Whitham's Winter obsessions

Whitham blog: 3

Posted: 11 November 2010
by James Whitham

Mr Lodge's new bike had been on order for ages !
Need to get out more ?
Some people will do anything for attention !

Winter obsessions

Well, winter is definitely here . . . It is oop-north anyway, and thoughts turn towards spending more time in the workshop instead of out on the road. I’ve had an X7 Suzuki waiting to be minted up for a few years now and I rekon I’m gonna get that sorted over the next couple of months . . . . . Well I’ll make a start at least.

Me and most of my mates have been into the classic Japanese bikes for years now, but if my recent trip to the ‘Classic motorcycle show’ at Stafford is owt to go by, then general interest in that sort of thing is going nuts at the moment.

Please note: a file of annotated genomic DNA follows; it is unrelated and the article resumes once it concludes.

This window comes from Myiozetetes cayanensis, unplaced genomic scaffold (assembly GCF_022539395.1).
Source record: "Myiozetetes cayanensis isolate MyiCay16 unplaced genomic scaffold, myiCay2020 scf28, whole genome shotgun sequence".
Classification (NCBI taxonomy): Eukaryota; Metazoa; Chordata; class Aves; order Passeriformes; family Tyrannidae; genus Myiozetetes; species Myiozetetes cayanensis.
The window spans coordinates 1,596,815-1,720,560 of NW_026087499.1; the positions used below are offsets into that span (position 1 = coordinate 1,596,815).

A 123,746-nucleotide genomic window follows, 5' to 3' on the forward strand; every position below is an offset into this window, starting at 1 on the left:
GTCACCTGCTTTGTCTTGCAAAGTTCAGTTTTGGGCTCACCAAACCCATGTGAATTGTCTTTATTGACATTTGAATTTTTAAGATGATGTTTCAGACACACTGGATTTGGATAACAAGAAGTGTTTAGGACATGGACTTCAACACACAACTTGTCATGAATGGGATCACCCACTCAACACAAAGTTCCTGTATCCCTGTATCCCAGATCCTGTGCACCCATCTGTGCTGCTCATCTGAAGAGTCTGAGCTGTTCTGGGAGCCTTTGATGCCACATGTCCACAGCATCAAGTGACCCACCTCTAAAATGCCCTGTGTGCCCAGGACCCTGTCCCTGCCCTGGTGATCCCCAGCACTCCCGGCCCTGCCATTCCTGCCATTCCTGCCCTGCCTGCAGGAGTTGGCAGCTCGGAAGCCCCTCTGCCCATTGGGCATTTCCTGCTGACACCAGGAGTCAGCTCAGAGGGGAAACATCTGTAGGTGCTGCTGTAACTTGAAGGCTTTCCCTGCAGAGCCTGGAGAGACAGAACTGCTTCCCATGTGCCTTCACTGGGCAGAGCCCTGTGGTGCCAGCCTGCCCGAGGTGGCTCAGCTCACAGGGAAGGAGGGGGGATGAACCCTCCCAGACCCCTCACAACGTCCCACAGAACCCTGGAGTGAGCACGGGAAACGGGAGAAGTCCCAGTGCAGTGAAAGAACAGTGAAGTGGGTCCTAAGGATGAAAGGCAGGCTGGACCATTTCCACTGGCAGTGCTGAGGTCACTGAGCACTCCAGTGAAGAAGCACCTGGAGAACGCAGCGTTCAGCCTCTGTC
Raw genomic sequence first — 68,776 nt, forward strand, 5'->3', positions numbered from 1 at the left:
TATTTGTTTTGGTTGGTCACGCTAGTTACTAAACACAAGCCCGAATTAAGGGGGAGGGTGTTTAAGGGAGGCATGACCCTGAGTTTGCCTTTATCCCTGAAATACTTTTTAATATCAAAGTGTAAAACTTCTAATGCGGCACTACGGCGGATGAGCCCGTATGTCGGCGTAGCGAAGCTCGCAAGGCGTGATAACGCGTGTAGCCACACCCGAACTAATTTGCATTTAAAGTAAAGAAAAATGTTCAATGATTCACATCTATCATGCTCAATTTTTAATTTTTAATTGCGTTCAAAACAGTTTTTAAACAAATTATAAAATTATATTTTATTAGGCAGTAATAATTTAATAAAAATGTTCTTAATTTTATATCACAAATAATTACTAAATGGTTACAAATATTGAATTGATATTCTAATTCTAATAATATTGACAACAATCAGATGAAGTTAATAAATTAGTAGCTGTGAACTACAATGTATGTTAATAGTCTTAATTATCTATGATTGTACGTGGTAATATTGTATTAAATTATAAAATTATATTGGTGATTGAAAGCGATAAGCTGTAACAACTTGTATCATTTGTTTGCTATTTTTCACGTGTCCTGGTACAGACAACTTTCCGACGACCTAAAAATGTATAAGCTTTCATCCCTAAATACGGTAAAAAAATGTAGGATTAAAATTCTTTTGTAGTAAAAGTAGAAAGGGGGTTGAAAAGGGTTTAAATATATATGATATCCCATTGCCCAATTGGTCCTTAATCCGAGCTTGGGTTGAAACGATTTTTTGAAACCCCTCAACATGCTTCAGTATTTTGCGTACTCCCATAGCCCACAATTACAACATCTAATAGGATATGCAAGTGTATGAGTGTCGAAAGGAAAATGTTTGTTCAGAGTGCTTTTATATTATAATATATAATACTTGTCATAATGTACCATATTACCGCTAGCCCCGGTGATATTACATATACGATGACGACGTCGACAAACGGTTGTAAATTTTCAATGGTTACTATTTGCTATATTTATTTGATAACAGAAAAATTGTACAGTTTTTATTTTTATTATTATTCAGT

To be honest I hate the term “classic” . . . . coz it means something different to almost everyone you speak to. Some people think that to be considered a classic, a bike has to be rare, like a one off racing machine with documented history . . . . and others are of quite the opposite opinion, believing that only bikes that sold in their thousands, and that everyone has a story about truly deserve the tag. In a way I think that both schools of thought are valid. Certainly with the Japanese stuff it seems to be the bikes that were once dead common, that everybody remembers, but you rarely see now, that are the most sought-after, like a mint C90 Honda, Yamaha 350 LC, or FS1E. . . . Yamaha sold over 25,000 “Fizzies” in 1973 alone, mostly coz they were available and cheap, the fact is they’re Just as crap now as they were then . . . and yet people get giddy about them. A good one these days fetches over two grand ! . . . I love my one, and I couldn’t tell you why.